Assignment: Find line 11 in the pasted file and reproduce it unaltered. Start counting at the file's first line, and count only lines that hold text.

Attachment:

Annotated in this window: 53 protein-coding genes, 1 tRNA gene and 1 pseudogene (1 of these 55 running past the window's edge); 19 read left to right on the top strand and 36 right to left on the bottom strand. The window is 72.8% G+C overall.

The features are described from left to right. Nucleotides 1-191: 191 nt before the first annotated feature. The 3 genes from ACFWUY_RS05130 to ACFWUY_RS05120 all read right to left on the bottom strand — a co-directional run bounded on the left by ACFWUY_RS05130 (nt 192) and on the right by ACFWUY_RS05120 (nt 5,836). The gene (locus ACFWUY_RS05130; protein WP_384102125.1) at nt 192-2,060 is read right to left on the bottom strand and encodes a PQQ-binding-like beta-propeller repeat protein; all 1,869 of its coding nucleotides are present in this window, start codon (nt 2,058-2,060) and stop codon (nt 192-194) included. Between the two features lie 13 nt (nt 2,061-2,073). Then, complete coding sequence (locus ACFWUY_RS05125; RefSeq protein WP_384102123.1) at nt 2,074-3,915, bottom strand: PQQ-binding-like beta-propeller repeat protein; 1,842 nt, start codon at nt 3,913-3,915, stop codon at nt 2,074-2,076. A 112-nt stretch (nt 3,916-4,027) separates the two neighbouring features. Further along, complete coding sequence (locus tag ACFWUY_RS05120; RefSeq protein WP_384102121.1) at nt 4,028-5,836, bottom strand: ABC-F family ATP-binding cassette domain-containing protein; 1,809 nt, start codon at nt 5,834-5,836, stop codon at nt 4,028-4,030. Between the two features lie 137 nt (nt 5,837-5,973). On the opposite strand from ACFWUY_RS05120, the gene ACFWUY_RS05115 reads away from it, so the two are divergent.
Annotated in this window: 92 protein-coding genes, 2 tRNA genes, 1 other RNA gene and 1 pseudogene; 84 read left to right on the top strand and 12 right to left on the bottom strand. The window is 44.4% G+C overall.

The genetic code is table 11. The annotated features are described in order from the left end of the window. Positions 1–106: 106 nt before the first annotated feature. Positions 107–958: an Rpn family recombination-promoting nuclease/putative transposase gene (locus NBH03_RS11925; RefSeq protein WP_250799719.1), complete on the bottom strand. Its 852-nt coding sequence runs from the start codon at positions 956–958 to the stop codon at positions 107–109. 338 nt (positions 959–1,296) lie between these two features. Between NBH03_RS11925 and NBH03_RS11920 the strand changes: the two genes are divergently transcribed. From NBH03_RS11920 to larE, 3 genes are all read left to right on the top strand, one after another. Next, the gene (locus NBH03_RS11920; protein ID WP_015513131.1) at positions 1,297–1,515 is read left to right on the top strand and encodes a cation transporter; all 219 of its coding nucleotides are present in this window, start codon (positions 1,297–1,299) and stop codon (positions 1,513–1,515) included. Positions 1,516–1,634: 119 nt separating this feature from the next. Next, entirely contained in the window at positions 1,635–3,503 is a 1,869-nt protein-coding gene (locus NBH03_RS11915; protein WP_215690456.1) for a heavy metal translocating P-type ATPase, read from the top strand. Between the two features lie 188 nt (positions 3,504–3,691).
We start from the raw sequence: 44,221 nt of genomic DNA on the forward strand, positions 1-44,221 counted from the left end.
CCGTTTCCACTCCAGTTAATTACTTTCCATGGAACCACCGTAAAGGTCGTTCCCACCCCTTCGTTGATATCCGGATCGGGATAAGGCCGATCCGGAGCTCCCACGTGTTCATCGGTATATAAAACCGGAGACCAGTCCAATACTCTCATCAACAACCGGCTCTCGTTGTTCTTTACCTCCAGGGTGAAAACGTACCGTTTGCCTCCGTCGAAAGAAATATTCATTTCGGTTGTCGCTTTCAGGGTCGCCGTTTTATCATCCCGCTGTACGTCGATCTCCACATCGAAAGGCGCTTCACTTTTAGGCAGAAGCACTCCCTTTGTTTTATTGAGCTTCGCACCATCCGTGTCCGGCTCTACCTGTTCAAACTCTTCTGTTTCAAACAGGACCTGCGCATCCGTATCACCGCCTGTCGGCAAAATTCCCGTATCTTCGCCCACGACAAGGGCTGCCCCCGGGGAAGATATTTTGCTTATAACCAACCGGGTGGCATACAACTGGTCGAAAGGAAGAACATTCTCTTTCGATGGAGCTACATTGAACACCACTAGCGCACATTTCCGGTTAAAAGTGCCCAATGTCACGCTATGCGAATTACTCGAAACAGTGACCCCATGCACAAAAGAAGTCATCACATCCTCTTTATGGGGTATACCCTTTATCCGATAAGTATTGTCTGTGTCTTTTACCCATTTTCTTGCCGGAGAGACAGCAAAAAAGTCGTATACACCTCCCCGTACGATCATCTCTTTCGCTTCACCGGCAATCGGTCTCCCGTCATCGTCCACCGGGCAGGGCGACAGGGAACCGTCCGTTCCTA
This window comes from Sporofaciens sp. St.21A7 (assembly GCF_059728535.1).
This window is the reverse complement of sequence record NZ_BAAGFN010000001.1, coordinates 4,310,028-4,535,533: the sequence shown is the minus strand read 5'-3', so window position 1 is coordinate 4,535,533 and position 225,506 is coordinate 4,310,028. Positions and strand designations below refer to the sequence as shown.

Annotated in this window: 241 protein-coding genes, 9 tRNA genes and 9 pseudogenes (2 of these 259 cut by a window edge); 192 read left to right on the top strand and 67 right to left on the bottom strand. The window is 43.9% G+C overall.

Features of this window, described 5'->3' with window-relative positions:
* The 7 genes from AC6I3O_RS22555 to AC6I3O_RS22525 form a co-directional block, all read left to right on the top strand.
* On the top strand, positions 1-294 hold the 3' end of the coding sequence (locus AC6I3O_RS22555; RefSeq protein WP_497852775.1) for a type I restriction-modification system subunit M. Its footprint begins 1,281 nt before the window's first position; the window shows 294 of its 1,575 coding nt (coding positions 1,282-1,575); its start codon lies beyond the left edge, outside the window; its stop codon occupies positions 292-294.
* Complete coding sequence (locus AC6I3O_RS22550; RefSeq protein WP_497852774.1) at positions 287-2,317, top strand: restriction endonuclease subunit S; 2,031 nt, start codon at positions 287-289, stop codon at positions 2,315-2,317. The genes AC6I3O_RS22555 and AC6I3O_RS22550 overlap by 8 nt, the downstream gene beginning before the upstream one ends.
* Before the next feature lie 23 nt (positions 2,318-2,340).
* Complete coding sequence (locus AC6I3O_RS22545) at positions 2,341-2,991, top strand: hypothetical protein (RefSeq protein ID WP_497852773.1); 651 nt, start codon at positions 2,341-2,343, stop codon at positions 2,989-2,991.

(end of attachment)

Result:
* The 7 genes from AC6I3O_RS22555 to AC6I3O_RS22525 form a co-directional block, all read left to right on the top strand.